#7 BluewaterObserva

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Posted 23 November 2005 - 10:19 AM

The views at the same magnification, will be surprisingly similar in my experiences with two such beasts.

Your plan seems sound and somebody is going to get a good deal on an 12" LX200 to boot.

#8 jrcrilly

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Posted 23 November 2005 - 10:36 AM

The views at the same magnification, will be surprisingly similar in my experiences with two such beasts.


Nice job. That's what I was trying to say but using too many words! :lol:

#9 Nocturnal

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Posted 23 November 2005 - 02:08 PM

I think that any difference in optics can be 'learned to live with' between these scopes. Same aperture, same number of photons just about. I'd be concerned about the different ergonomics of the scopes. Observing with a Newt on a dob mount is very different than an SCT on a fork. Just from a navigational perspective (moving the scope while looking through the ep it will take time getting used to it because of the different positions and contortions. Plus the lack of automatic tracking and goto might be more painful than it appears now. But of course you've already decided that you're willing to give that up.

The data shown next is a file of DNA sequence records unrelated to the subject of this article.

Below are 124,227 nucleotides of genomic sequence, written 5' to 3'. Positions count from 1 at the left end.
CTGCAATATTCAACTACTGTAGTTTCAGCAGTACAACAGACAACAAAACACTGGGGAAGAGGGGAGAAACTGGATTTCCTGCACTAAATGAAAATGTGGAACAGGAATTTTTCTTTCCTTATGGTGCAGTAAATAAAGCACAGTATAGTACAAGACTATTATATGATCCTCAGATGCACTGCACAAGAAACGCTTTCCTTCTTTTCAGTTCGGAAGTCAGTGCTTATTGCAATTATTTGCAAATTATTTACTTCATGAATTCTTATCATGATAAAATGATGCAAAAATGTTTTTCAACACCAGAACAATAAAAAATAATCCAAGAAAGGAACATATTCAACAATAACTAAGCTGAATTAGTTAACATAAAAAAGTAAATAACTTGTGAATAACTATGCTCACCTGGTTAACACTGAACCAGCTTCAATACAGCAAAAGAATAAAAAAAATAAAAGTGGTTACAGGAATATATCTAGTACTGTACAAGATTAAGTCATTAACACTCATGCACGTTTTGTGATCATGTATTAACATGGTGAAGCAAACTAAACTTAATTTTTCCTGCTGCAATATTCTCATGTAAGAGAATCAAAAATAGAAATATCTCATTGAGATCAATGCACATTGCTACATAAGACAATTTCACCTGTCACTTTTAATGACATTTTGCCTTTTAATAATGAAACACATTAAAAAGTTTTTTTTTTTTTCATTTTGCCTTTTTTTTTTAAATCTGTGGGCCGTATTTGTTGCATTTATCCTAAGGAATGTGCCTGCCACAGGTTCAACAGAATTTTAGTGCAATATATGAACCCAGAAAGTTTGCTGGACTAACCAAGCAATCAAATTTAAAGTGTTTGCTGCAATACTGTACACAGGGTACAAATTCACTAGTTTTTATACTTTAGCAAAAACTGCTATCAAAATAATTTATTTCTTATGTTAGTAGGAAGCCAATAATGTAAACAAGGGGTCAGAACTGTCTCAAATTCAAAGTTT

Have you considered getting a C11 on a gem mount?

#10 Psa19one

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Posted 23 November 2005 - 05:56 PM

Yeah, I've thought about going the C11 or even the 9.25 route, but I just can't see myself cutting back on aperature for DSOs when I've gotten used to seeing them with 12"! :p